The Orange County Register reports that in an attempt to reduce the emission of greenhouse gases, the California Energy Commission is considering banning the sale of big-screen TV sets that don't meet new, higher energy efficiency standards. Critics say the news standards could take 25 percent of televisions, most 40 inches or larger sets, off the market.
By 2011, the commission wants all large-screen TVs to use 33 percent less power. By 2013, sets must consume 49 percent less power. The Sacramento bureaucrats say the regulations will reduce global warming and save consumers $18 to $30 a year.
Considering that most manufacturers already work to meet voluntary Energy Star standards, it is questionable how much more state agencies can demand from manufacturers without forcing them to pass on these added costs to consumers, which means more expensive TVs.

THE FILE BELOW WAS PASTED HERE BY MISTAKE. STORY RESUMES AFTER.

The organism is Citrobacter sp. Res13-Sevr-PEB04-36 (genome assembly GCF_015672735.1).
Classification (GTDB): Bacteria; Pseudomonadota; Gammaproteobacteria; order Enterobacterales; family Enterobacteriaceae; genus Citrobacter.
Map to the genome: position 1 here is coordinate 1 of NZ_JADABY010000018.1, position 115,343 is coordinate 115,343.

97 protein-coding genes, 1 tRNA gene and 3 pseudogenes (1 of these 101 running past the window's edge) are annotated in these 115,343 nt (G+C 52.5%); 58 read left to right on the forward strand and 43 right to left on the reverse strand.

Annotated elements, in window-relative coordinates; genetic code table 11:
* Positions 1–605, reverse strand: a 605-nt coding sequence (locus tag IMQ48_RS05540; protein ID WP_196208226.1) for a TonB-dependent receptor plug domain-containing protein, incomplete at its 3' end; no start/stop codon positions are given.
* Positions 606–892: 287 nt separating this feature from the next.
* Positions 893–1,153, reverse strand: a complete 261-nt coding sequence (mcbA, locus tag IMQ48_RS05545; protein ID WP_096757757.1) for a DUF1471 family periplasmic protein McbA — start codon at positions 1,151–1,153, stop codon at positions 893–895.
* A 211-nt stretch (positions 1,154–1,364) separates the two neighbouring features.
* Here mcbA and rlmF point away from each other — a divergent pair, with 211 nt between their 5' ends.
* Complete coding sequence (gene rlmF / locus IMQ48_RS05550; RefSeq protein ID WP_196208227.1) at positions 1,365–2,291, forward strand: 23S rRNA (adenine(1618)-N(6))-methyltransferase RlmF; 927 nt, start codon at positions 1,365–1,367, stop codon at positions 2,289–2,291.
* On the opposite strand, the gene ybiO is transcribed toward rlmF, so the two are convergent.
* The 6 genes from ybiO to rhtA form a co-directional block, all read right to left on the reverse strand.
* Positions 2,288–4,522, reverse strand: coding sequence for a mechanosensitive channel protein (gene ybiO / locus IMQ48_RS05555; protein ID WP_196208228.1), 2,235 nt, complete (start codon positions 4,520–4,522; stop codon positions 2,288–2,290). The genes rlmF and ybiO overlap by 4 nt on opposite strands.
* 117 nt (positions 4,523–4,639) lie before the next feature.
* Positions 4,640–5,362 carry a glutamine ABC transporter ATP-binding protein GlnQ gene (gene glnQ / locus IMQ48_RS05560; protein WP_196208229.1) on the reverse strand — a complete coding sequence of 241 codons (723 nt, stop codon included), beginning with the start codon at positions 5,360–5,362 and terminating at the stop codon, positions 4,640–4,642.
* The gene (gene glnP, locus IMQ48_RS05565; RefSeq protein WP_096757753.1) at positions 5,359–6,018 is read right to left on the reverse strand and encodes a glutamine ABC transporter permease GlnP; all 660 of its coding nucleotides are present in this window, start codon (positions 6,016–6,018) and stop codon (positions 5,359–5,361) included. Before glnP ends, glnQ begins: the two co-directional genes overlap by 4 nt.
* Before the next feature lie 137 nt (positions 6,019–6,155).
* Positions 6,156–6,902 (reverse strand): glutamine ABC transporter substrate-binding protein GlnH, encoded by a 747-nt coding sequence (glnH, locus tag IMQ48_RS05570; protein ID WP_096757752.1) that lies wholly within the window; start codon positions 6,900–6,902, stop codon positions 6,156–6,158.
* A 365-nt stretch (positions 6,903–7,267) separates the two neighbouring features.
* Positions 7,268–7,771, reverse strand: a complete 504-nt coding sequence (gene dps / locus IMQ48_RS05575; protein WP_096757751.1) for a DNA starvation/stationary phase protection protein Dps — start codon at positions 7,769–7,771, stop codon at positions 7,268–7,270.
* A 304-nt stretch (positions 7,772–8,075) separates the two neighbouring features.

And as Steve Titch at Reason points out:
There is also a huge question about how such a law would be enforced. Many California consumers would simply choose to purchase non-compliant TVs on the Internet, or drive to stores in nearby Nevada, Arizona or Oregon. As a result, local California-based retailers, who provide jobs and income to state residents, stand to lose the most from the ban.